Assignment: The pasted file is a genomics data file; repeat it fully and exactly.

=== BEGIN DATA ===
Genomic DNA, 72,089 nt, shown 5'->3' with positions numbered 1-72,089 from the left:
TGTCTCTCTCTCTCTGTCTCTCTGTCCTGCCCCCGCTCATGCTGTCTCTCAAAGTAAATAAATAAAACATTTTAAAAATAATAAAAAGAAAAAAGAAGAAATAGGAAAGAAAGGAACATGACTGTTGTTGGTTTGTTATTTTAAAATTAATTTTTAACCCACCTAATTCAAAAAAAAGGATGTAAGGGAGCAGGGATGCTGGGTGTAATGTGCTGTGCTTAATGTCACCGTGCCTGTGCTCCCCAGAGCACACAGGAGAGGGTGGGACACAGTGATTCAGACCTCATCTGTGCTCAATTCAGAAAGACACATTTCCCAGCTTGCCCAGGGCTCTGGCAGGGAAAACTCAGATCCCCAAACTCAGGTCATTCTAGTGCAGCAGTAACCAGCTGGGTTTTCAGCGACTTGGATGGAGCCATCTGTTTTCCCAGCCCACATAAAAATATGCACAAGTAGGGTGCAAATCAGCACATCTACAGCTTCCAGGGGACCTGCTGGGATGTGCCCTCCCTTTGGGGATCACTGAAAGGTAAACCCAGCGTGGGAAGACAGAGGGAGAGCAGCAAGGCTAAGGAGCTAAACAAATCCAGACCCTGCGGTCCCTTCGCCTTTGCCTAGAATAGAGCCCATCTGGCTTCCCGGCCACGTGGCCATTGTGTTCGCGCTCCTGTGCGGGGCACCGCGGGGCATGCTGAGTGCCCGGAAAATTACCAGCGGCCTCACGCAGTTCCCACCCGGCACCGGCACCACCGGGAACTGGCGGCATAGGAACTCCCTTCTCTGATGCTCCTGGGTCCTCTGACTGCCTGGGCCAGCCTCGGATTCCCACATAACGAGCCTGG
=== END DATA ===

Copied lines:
Genomic DNA, 72,089 nt, shown 5'->3' with positions numbered 1-72,089 from the left:
TGTCTCTCTCTCTCTGTCTCTCTGTCCTGCCCCCGCTCATGCTGTCTCTCAAAGTAAATAAATAAAACATTTTAAAAATAATAAAAAGAAAAAAGAAGAAATAGGAAAGAAAGGAACATGACTGTTGTTGGTTTGTTATTTTAAAATTAATTTTTAACCCACCTAATTCAAAAAAAAGGATGTAAGGGAGCAGGGATGCTGGGTGTAATGTGCTGTGCTTAATGTCACCGTGCCTGTGCTCCCCAGAGCACACAGGAGAGGGTGGGACACAGTGATTCAGACCTCATCTGTGCTCAATTCAGAAAGACACATTTCCCAGCTTGCCCAGGGCTCTGGCAGGGAAAACTCAGATCCCCAAACTCAGGTCATTCTAGTGCAGCAGTAACCAGCTGGGTTTTCAGCGACTTGGATGGAGCCATCTGTTTTCCCAGCCCACATAAAAATATGCACAAGTAGGGTGCAAATCAGCACATCTACAGCTTCCAGGGGACCTGCTGGGATGTGCCCTCCCTTTGGGGATCACTGAAAGGTAAACCCAGCGTGGGAAGACAGAGGGAGAGCAGCAAGGCTAAGGAGCTAAACAAATCCAGACCCTGCGGTCCCTTCGCCTTTGCCTAGAATAGAGCCCATCTGGCTTCCCGGCCACGTGGCCATTGTGTTCGCGCTCCTGTGCGGGGCACCGCGGGGCATGCTGAGTGCCCGGAAAATTACCAGCGGCCTCACGCAGTTCCCACCCGGCACCGGCACCACCGGGAACTGGCGGCATAGGAACTCCCTTCTCTGATGCTCCTGGGTCCTCTGACTGCCTGGGCCAGCCTCGGATTCCCACATAACGAGCCTGG